Anime Introduction Guide

During my last visit to KC one of the many conversations that sprouted amongst people there was about anime. I love the fact that I have friends from so many backgrounds and with awesome hobbies. I was an anime freak at some point, and even thought I still follow one religiously (I watch it about an hour after it is released in Japan sometimes) I don’t participate in the community as much as I used to. I was at one time the Anime Society of Kansas City webmaster… but I was a horrible webmaster after I moved to Chicago so my friend Tim took the job over.

During the conversation my BFF asked what he should watch… and well, that is like asking a librarian what is her favorite book. But I promised to take on the task of putting together a little introduction to anime for those that don’t even know where to start. So this will be half introduction to anime, half pissing off anime fans because not only are they out there, they will think I am so wrong for recommending X or Y… you will see.

Before we get into recommendations lets talk a little about anime. Animation in Japan is a little different than in the rest of the world. Anime and Manga(comics) are consumed beyond the youth and into adulthood. While most kids stop reading comics at one point or another in their lives, Japanese animation continue well beyond that. That brings us to something you need to stay away from which is Hentai. A first time anime watcher can be discouraged from watching further anime because they encounter a movie that is geared towards adults with their own fetish. So basically people might expect skinemax level of entertainment and they end up with a very specific animated snuff film. It is like asking a person getting back into reading for pleasure to read Dante’s Inferno. When you are starting out on anime, don’t try to explore the adult world of animation first. I think you should learn a little more about the medium before you are grossed out by some monster with many many tentacles.

Now that we got out of the way, since most anime is geared towards an adult audience, it does not mean that all anime is XXX either. There are animated things for children, a lot of them will have adult themes. Furthermore there are animation geared towards boys or girls. That is probably one of the biggest differences we see, because even though a lot of comic fans continue into adolescence, there is really not much of a market for girls here in the U.S.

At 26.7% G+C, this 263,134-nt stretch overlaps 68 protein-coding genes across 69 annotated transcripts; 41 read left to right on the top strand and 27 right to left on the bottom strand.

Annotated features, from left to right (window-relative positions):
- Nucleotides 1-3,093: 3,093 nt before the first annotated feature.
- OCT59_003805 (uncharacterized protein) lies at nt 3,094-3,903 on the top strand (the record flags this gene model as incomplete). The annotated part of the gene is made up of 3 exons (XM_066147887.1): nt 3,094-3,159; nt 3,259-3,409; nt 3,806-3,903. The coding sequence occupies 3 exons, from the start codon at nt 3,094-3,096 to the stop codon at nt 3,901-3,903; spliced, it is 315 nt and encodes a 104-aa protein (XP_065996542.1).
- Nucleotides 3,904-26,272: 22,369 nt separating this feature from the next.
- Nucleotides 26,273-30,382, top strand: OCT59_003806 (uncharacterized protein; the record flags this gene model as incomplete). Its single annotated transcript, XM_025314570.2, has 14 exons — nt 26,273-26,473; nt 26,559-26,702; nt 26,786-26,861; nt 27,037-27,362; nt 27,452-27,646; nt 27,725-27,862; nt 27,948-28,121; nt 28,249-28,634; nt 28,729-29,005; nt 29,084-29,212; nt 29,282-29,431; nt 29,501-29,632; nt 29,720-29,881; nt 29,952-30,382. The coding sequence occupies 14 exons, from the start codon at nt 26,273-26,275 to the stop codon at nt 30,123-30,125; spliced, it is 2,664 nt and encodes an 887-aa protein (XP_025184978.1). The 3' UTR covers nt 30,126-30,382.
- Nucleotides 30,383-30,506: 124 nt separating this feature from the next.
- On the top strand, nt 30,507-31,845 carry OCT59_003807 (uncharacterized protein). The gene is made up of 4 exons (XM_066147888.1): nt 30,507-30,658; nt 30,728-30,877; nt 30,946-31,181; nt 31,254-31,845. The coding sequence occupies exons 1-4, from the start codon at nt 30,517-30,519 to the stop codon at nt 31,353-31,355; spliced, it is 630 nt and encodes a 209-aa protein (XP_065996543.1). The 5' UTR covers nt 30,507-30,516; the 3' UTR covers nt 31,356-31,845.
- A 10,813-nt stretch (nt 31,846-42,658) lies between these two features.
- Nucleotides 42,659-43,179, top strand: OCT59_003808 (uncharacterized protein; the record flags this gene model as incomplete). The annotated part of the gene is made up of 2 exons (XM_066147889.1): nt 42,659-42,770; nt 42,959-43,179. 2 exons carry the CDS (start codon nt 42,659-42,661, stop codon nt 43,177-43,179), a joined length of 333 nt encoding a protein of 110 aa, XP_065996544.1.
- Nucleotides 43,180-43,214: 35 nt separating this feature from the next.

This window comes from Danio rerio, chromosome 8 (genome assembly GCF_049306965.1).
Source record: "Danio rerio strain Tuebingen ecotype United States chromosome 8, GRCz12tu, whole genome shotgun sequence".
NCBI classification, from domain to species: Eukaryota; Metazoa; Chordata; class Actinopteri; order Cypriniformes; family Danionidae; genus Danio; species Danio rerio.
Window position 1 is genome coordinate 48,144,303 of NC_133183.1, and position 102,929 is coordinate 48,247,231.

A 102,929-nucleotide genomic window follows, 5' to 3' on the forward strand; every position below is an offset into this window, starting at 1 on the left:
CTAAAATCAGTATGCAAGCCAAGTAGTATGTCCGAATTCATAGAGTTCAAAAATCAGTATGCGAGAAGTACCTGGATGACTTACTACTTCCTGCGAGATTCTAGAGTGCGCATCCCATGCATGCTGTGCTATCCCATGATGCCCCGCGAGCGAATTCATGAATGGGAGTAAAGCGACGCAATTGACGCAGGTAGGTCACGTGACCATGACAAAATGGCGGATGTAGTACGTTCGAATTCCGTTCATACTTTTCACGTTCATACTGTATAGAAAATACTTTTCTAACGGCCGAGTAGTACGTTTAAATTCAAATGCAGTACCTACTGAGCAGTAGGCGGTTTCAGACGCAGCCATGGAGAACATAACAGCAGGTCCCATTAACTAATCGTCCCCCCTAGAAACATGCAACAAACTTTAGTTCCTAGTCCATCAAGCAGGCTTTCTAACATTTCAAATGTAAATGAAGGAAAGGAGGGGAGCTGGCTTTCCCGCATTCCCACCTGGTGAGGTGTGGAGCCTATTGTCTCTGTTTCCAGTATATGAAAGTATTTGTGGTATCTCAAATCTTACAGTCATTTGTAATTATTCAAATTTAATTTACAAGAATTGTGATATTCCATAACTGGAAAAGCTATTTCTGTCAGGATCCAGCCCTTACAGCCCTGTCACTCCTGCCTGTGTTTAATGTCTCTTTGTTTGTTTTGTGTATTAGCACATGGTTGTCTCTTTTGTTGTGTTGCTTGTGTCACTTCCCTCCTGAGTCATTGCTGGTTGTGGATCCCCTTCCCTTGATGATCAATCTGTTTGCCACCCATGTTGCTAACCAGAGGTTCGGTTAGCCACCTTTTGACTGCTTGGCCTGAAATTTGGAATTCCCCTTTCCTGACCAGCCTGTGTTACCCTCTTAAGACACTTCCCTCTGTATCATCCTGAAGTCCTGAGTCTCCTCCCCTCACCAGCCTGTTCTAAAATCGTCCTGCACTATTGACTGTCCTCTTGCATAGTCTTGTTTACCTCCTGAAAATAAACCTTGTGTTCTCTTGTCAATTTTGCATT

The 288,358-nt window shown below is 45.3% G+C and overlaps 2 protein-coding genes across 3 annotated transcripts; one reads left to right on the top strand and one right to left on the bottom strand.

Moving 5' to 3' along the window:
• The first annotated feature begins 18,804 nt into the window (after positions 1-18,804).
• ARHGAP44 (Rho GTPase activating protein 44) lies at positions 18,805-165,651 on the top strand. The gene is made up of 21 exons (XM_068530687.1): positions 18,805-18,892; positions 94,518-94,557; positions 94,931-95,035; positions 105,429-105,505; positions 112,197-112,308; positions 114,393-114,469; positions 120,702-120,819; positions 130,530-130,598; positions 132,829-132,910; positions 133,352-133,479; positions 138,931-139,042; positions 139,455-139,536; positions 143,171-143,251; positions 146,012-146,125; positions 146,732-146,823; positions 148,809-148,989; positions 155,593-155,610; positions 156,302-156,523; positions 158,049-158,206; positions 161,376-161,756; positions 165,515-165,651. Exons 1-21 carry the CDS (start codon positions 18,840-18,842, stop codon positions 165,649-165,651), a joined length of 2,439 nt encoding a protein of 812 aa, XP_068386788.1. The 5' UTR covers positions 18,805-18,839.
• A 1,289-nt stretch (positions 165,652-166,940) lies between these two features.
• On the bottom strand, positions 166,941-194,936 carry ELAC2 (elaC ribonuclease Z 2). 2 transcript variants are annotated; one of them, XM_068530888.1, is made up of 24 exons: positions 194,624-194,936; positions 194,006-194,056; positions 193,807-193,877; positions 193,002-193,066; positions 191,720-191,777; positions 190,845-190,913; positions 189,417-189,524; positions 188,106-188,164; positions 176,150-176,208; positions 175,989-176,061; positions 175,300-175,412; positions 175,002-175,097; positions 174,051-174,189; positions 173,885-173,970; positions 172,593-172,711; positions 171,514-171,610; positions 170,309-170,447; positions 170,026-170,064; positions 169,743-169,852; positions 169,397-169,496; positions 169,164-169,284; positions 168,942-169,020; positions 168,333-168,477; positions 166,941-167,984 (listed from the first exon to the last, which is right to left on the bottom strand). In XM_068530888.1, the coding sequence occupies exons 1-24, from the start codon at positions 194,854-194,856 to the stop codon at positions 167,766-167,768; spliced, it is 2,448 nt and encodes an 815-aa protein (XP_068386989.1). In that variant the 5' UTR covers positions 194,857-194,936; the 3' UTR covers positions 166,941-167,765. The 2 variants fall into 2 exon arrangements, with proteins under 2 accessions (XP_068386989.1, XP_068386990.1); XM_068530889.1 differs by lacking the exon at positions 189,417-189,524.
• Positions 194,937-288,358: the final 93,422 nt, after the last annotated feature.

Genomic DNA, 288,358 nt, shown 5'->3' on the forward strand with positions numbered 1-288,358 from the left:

I could post a lot more about this subject, but I just wanted to give a little background as to what I was going to present. I am also going to cheat quite a bit and leave out anything that you would have to consume subbed. Not too long ago it was very challenging to get some series dubbed, and to purist it is almost sacrilege to present anime to someone in a dubbed form. Eventually if you fall in love with some anime I do recommend it watching it with the original voice acting, but to start out I think only looking at dubbed is fine. *Disclaimer* most of the ones I will recommend are my personal favorites. If you have better options, just leave a comment, don’t discredit my choices, just give yours :P

I am also picking films or series that are easy to find on streaming services or rental.

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Ghost in the Shell – Action – Sci-Fi

This film can be consumed in one afternoon. While I already loved anime before watching this, this one really cemented anime in my brain as entertainment beyond kid stuff. It showed me that animated films could have not just depth, but also deal with adult themes. A fun fact is that The Matrix owes a lot of its style and visual feel to the film.

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Rurouni Kenshin – Samurai

This is a series that will captivate you from beginning to end. The cool part about this anime is that even though it is turn of the century and very serious at times, it also gets goofy from time to time. There is a movie series associated with it called Samurai X which is a little drier than the anime, but still excellent. Its turn of the century Japan and the adventures of a Samurai that does not want to kill anymore. Along with it is a love story and tons of interesting characters. I find it to be a great introduction to anime because while not completely formulaic you can start to see the themes that are often used for a series.

Full+Metal+Alchemist[1]
Full Metal Alchemist – Fantasy

I know that “brotherhood is out” however I love the original. The story of two brothers is told through their adventures as they deal with an ever changing world. Lots of mystery and fantasy mixed with loyalty and love for family. A great series that is not as long as Kenshin, but just as enjoyable.

Last but not least is, addict the special woman in your life to anime.

fruits2
Fruits Basket – Romance